The inclination of the Main Pawn may be adjusted using Elixirs that are purchased from Johnathan. Elixirs are purchased using Rift Crystals rather than Gold. Each Elixir is named after the inclination which it bestows upon the Pawn; one "Scather's Elixir" changes the pawn's secondary inclination to "Scather," "Utilitarian's Elixir" changes the pawn's secondary inclination to "Utilitarian," and so on. Inclination Elixirs can only be used by the Arisen on the Main Pawn and they are stored in the "Tools" section of the inventory page.
Under most circumstances when an Inclination Elixir is used, the Main Pawn's secondary inclination is changed. However, if the Arisen drinks a potion with the same name as their Main Pawn's current secondary inclination, that inclination becomes the new primary inclination; the former primary inclination becomes the new secondary inclination.
Players with Main Pawns with listed primary and secondary inclination may check which one is the third-highest using the Knowledge Chair. When the secondary inclination question appears, one choice will be the Main Pawn's secondary inclination, while the other choice is the Pawn's tertiary inclination.
A single Elixir will change the pawn's primary inclination only if the pawn has no primary inclination listed, i.e. immediately after a Neutralizing Elixir has been used. No inclinations listed means all of the inclinations have the same value of order and intensity; one primary and no secondary means only one inclination is stronger in intensity and primacy than all the others. It is very common for the Knowledge Chair to ask a series of questions in order to sort the primacy of inclinations when these values are the same.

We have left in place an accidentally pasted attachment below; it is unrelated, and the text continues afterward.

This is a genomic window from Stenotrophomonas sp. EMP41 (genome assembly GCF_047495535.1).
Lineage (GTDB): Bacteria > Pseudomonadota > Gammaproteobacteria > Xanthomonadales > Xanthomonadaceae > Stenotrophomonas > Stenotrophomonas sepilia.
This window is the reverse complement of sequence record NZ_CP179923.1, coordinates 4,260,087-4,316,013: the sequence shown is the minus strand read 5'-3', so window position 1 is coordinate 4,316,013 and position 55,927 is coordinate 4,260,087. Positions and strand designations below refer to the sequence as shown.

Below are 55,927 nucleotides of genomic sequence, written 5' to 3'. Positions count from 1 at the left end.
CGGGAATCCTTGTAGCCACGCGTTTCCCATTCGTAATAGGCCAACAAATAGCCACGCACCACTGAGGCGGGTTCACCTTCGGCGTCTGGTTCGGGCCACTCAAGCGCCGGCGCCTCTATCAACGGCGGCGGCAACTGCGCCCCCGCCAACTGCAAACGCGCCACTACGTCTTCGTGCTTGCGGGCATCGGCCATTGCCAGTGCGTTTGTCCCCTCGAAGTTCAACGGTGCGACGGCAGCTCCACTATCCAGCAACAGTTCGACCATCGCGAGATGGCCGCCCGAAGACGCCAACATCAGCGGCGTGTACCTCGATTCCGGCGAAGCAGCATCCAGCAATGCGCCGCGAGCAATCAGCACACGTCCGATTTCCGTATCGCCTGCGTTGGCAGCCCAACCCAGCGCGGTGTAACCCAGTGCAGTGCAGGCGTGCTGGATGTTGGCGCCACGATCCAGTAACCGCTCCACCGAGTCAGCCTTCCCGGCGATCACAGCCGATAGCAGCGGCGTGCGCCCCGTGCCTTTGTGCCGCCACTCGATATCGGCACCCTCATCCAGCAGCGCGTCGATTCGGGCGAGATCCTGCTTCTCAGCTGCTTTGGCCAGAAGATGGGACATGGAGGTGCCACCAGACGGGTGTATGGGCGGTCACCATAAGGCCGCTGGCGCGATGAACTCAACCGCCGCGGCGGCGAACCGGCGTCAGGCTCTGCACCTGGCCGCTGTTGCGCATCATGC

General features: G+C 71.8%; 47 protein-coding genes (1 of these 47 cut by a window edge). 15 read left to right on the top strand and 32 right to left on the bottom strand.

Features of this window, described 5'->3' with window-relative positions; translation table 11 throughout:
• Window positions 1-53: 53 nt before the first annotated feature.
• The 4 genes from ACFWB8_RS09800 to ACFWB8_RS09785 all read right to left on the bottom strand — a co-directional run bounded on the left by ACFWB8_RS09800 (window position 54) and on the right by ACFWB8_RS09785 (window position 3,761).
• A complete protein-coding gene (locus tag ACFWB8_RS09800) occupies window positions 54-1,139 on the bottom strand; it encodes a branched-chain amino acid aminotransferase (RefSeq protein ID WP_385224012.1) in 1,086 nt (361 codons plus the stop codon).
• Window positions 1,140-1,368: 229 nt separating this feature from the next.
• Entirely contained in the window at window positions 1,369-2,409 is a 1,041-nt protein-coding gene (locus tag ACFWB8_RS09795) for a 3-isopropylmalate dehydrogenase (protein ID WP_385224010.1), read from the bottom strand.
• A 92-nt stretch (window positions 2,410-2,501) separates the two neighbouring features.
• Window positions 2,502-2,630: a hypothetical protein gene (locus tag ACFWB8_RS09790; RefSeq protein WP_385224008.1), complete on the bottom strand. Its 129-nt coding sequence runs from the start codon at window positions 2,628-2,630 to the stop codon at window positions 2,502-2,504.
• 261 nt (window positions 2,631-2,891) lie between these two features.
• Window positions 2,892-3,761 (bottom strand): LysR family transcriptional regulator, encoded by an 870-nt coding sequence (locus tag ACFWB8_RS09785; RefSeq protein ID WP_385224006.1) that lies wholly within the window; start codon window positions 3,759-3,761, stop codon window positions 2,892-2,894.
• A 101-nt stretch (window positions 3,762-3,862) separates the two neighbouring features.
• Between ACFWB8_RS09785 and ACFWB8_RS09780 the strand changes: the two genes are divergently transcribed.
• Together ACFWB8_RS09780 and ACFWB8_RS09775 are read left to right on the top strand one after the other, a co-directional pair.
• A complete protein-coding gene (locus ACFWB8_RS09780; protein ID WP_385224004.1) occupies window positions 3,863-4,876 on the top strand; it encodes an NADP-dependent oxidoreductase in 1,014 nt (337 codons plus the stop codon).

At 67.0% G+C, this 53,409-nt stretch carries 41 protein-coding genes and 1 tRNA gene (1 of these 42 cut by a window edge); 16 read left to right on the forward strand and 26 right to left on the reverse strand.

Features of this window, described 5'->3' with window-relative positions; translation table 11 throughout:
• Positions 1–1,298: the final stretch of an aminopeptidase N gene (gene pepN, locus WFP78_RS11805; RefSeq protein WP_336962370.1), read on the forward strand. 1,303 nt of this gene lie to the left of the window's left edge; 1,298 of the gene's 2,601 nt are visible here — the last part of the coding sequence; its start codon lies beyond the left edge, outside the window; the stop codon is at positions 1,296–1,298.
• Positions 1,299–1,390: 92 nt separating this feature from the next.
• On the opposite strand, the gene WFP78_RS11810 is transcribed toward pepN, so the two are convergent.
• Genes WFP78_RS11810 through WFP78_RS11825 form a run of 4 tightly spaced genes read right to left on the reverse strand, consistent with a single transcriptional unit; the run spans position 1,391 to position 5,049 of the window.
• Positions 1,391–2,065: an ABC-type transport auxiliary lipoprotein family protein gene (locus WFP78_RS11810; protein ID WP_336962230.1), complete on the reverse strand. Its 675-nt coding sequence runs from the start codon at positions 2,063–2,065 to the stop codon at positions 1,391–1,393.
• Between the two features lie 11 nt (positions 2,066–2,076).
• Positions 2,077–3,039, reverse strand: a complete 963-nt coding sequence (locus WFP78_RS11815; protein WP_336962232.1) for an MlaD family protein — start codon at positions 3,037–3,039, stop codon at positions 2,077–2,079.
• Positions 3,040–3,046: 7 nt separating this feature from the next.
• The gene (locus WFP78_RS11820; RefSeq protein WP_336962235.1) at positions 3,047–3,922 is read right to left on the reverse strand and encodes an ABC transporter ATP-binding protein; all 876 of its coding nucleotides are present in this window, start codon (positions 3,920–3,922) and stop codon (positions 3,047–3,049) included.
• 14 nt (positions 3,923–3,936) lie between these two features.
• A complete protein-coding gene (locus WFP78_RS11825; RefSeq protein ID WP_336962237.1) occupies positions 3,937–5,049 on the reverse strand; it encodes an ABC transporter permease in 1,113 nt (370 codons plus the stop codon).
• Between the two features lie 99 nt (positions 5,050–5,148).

An example of Pawn Inclination changing due to Elixir usage:
- Main Pawn is a Guardian (primary) and Acquisitor (secondary)
- Arisen uses an Acquisitor's Elixer
- Main Pawn Inclination is now Acquisitor (primary) and Guardian (secondary)
- Arisen uses a Medicant's Elixir
- Main Pawn Inclination is now Acquisitor (primary) and Medicant (secondary); Guardian has been pushed to the tertiary position.
How to use three Elixirs to customize pawn inclination:
- Drink two of the same elixir consecutively to change the Pawn's primary inclination
- After primary inclination is set: drink one elixir to change the Pawn's secondary inclination
How to customize pawn inclination using the Neutralizing Elixir:
- Use the Neutralizing Elixir
- Use the elixir players wish to have as their Main Pawn's secondary inclination
- Use the elixir players wish to have as their Main Pawn's primary inclination
Note: the Neutralizing Elixir will erase all learned behavior from the main pawn, resetting it back to the way tit was at the beginning of the game-- highly impressionable and more likely to spontaneously switch inclinations, and the pawn will go through that 40-60 hour "stupid" period again. Use with extreme caution.
Behavior Adjustment Over TimeEdit
The Main Pawn's Inclination is also modified over time by the Arisen's behavior/playstyle and can also by modified by using the "Help", "Come" and "Go" Analog Pawn commands.